Anti-pipeline protesters on Wednesday interrupted the first meeting that the Federal Energy Regulatory Commission has held since January.
The FERC's agenda was light at it faces a backlog of pipeline cases, but that did not stop demonstrators singing "we shall overcome" and shouting "you should be ashamed" as the commission returned to business after being shut down for six months due to a lack of members.
The tumult was not unexpected. The FERC, which approves and regulates the interstate transmission of electricity, natural gas, and crude oil, has become a target in recent years for environmental groups that think its decisions don't account for the effects of climate change and favor pipelines that help drive shale energy development.
Protesters broadcast their intentions ahead of time by saying Tuesday they would "greet" FERC commissioners outside the headquarters starting at 8:30 a.m. and "will then take their concerns into FERC's open public meeting."
More than 100 organizations planned and endorsed the protest, mostly local and national environmental groups. There are more than 40 pipelines set to be considered by the FERC.
"Because of FERC's pro-industry stance on every aspect of pipeline review, approval and development, people across the nation are having their property rights taken, their forests cut down, their sense of safety and the value of their homes, businesses and agriculture taken from them," Maya van Rossum, the head of the Delaware Riverkeeper Network, said in a statement.
"And we have yet to find a member of Congress willing to stand up and call for congressional hearings to investigate what is really happening with the FERC and pipelines. And so we have come to Washington, D.C. to make clear to FERC and to Congress, that FERC abuses communities and the environment, and we will not sit silent until we are heard and reforms are put in place."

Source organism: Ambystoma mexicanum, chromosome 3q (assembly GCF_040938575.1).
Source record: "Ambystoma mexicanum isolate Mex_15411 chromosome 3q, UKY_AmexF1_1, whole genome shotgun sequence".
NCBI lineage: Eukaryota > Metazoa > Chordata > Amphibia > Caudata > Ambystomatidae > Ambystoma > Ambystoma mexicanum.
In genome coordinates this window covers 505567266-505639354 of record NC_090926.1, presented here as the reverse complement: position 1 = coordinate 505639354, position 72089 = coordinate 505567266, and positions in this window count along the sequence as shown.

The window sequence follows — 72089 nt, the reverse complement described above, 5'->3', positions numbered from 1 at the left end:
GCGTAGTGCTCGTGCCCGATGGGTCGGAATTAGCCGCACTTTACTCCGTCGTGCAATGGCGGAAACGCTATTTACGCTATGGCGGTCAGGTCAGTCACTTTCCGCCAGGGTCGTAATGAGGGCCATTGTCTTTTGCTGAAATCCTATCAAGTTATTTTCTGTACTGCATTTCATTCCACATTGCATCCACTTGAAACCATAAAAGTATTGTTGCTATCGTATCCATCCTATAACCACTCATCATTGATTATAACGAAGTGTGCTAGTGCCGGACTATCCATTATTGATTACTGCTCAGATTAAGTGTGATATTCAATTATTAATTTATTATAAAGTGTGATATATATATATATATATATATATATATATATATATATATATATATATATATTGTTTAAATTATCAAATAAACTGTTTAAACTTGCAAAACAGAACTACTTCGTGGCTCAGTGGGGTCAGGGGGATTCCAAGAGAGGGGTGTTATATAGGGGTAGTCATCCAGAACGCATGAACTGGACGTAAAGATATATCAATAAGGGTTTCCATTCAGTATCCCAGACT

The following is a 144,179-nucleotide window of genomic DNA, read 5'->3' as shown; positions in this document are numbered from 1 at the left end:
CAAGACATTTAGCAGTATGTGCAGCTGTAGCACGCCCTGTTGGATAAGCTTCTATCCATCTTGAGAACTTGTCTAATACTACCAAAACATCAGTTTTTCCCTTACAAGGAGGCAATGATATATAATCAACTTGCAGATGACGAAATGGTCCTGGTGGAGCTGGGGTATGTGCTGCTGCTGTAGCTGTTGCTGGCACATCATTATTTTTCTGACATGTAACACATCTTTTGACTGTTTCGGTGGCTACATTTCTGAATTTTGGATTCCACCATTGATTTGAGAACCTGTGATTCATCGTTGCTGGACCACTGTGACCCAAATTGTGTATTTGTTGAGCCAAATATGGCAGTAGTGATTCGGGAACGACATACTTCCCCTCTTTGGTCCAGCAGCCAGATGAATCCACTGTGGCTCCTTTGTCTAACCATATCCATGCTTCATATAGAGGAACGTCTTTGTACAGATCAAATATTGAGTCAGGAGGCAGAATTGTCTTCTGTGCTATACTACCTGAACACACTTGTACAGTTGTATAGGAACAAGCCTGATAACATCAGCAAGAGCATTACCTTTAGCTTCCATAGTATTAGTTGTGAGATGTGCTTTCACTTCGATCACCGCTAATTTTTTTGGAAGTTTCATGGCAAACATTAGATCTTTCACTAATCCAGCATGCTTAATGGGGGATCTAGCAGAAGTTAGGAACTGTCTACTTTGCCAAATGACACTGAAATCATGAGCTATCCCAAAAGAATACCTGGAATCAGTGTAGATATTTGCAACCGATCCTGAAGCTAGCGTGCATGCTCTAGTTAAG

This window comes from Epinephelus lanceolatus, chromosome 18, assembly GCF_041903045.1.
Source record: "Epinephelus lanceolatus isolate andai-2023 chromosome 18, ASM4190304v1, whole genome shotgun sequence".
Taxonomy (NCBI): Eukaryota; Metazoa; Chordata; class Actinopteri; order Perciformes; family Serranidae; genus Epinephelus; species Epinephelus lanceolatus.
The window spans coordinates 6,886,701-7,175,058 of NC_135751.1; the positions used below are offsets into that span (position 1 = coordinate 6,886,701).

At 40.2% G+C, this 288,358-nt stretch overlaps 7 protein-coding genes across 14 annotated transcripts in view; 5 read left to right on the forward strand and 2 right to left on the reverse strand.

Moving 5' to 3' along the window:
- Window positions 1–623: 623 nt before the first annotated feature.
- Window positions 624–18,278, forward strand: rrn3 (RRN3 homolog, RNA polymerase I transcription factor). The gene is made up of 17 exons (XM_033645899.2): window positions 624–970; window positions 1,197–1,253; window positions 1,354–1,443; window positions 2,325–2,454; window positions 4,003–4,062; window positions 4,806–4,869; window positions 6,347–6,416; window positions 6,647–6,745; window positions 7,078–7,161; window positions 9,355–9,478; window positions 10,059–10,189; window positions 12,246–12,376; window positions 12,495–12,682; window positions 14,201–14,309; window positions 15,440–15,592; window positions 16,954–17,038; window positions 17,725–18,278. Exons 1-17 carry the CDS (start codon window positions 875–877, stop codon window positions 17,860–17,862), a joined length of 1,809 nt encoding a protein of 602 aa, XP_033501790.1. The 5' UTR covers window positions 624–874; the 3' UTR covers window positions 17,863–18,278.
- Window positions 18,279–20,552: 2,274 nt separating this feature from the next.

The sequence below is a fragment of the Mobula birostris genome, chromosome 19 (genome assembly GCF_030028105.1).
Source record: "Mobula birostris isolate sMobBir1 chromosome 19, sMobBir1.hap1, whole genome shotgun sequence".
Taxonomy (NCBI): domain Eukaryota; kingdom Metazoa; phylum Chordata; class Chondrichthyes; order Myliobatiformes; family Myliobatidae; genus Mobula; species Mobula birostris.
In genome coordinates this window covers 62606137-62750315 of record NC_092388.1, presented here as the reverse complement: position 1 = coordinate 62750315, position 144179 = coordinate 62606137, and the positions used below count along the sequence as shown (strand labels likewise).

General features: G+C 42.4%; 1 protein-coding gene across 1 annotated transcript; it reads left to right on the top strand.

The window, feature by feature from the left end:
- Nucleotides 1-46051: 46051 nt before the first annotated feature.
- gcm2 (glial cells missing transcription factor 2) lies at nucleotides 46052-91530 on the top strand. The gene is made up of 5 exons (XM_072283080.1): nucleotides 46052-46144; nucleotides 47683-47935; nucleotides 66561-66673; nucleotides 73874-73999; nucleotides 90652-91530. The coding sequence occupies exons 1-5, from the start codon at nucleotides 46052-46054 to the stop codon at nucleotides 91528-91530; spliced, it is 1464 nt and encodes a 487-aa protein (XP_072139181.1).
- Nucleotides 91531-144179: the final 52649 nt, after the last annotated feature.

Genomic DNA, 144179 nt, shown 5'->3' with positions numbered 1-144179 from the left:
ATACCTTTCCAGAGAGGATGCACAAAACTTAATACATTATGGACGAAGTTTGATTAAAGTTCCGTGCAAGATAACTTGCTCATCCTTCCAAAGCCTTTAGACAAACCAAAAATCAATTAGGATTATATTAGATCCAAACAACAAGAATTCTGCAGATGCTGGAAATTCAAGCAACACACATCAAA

In their limited public appearances, President Trump's picks to serve on the FERC have insisted they will be independent.
Nominees Kevin McIntyre, Trump's Republican FERC chairman-in-waiting, and Rich Glick, a Democratic attorney, sailed through their confirmation votes Wednesday before the Senate Energy and Natural Resources Committee, and will soon get a vote before the full Senate.
McIntyre and Glick stressed in their confirmation hearing this month they would not favor one energy source over another, as some feared the FERC would move to compensate "baseload" power sources such as coal and nuclear for the low-cost reliability they provide to the grid.
Neil Chatterjee, a Republican Trump nominee who was already confirmed by the Senate, led Thursday's FERC meeting, and is serving as chairman until McIntyre is confirmed.
In a public hearing last week, Chatterjee would not commit to propping up coal and nuclear power sources, and said the FERC will study the issue.
Chatterjee at Thursday's meeting vowed the FERC will "work diligently" to try to help achieve the Trump administration's "laudable" energy goals, without ceding the commission's independence. The commission approved two rules supporting the resilience and reliability of the electric grid.